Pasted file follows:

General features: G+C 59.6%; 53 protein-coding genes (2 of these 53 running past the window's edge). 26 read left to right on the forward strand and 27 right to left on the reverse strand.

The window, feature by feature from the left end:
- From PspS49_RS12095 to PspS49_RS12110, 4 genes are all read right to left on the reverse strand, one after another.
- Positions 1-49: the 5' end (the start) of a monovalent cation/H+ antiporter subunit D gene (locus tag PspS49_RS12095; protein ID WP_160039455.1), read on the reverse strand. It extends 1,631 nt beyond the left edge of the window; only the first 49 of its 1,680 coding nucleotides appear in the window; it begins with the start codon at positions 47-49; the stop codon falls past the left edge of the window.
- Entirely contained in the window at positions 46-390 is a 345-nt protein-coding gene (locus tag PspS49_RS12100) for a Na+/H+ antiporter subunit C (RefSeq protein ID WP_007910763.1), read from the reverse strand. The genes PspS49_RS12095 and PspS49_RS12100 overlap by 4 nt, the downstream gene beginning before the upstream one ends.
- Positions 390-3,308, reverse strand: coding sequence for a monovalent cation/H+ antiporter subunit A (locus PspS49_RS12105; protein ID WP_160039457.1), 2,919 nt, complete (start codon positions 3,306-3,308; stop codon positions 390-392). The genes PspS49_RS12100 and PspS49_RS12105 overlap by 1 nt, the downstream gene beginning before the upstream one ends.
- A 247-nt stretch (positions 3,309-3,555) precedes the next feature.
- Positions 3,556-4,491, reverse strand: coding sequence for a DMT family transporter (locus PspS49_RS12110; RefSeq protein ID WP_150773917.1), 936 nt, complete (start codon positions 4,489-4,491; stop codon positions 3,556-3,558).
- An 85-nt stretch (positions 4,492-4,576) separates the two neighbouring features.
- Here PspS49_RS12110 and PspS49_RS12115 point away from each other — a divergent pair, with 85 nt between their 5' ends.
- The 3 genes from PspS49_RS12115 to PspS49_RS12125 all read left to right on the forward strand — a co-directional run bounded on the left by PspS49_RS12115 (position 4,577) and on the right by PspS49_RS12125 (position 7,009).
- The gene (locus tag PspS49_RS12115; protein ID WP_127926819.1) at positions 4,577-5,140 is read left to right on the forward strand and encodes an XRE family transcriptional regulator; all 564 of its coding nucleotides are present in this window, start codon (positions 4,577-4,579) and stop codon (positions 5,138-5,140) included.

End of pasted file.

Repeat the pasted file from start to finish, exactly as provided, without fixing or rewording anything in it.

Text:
General features: G+C 59.6%; 53 protein-coding genes (2 of these 53 running past the window's edge). 26 read left to right on the forward strand and 27 right to left on the reverse strand.

The window, feature by feature from the left end:
- From PspS49_RS12095 to PspS49_RS12110, 4 genes are all read right to left on the reverse strand, one after another.
- Positions 1-49: the 5' end (the start) of a monovalent cation/H+ antiporter subunit D gene (locus tag PspS49_RS12095; protein ID WP_160039455.1), read on the reverse strand. It extends 1,631 nt beyond the left edge of the window; only the first 49 of its 1,680 coding nucleotides appear in the window; it begins with the start codon at positions 47-49; the stop codon falls past the left edge of the window.
- Entirely contained in the window at positions 46-390 is a 345-nt protein-coding gene (locus tag PspS49_RS12100) for a Na+/H+ antiporter subunit C (RefSeq protein ID WP_007910763.1), read from the reverse strand. The genes PspS49_RS12095 and PspS49_RS12100 overlap by 4 nt, the downstream gene beginning before the upstream one ends.
- Positions 390-3,308, reverse strand: coding sequence for a monovalent cation/H+ antiporter subunit A (locus PspS49_RS12105; protein ID WP_160039457.1), 2,919 nt, complete (start codon positions 3,306-3,308; stop codon positions 390-392). The genes PspS49_RS12100 and PspS49_RS12105 overlap by 1 nt, the downstream gene beginning before the upstream one ends.
- A 247-nt stretch (positions 3,309-3,555) precedes the next feature.
- Positions 3,556-4,491, reverse strand: coding sequence for a DMT family transporter (locus PspS49_RS12110; RefSeq protein ID WP_150773917.1), 936 nt, complete (start codon positions 4,489-4,491; stop codon positions 3,556-3,558).
- An 85-nt stretch (positions 4,492-4,576) separates the two neighbouring features.
- Here PspS49_RS12110 and PspS49_RS12115 point away from each other — a divergent pair, with 85 nt between their 5' ends.
- The 3 genes from PspS49_RS12115 to PspS49_RS12125 all read left to right on the forward strand — a co-directional run bounded on the left by PspS49_RS12115 (position 4,577) and on the right by PspS49_RS12125 (position 7,009).
- The gene (locus tag PspS49_RS12115; protein ID WP_127926819.1) at positions 4,577-5,140 is read left to right on the forward strand and encodes an XRE family transcriptional regulator; all 564 of its coding nucleotides are present in this window, start codon (positions 4,577-4,579) and stop codon (positions 5,138-5,140) included.